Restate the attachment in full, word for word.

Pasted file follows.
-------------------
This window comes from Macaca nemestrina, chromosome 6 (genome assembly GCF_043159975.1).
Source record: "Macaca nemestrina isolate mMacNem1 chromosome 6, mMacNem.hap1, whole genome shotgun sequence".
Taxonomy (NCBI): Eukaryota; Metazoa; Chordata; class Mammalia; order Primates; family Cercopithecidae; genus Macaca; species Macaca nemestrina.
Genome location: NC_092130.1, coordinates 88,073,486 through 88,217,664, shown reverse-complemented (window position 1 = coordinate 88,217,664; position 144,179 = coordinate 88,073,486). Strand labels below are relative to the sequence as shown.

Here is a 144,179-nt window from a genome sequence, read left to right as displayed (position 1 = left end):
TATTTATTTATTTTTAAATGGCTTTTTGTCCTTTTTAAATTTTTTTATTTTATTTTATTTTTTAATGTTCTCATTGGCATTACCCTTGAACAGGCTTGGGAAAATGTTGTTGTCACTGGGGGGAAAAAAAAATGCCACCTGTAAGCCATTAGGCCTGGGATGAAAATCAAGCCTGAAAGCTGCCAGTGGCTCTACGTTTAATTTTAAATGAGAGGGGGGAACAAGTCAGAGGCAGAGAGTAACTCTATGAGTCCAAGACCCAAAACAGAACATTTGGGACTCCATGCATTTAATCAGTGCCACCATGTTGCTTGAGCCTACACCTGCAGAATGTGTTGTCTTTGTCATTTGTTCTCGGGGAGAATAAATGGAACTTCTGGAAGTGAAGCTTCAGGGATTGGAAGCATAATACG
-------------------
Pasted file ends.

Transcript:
This window comes from Macaca nemestrina, chromosome 6 (genome assembly GCF_043159975.1).
Source record: "Macaca nemestrina isolate mMacNem1 chromosome 6, mMacNem.hap1, whole genome shotgun sequence".
Taxonomy (NCBI): Eukaryota; Metazoa; Chordata; class Mammalia; order Primates; family Cercopithecidae; genus Macaca; species Macaca nemestrina.
Genome location: NC_092130.1, coordinates 88,073,486 through 88,217,664, shown reverse-complemented (window position 1 = coordinate 88,217,664; position 144,179 = coordinate 88,073,486). Strand labels below are relative to the sequence as shown.

Here is a 144,179-nt window from a genome sequence, read left to right as displayed (position 1 = left end):
TATTTATTTATTTTTAAATGGCTTTTTGTCCTTTTTAAATTTTTTTATTTTATTTTATTTTTTAATGTTCTCATTGGCATTACCCTTGAACAGGCTTGGGAAAATGTTGTTGTCACTGGGGGGAAAAAAAAATGCCACCTGTAAGCCATTAGGCCTGGGATGAAAATCAAGCCTGAAAGCTGCCAGTGGCTCTACGTTTAATTTTAAATGAGAGGGGGGAACAAGTCAGAGGCAGAGAGTAACTCTATGAGTCCAAGACCCAAAACAGAACATTTGGGACTCCATGCATTTAATCAGTGCCACCATGTTGCTTGAGCCTACACCTGCAGAATGTGTTGTCTTTGTCATTTGTTCTCGGGGAGAATAAATGGAACTTCTGGAAGTGAAGCTTCAGGGATTGGAAGCATAATACG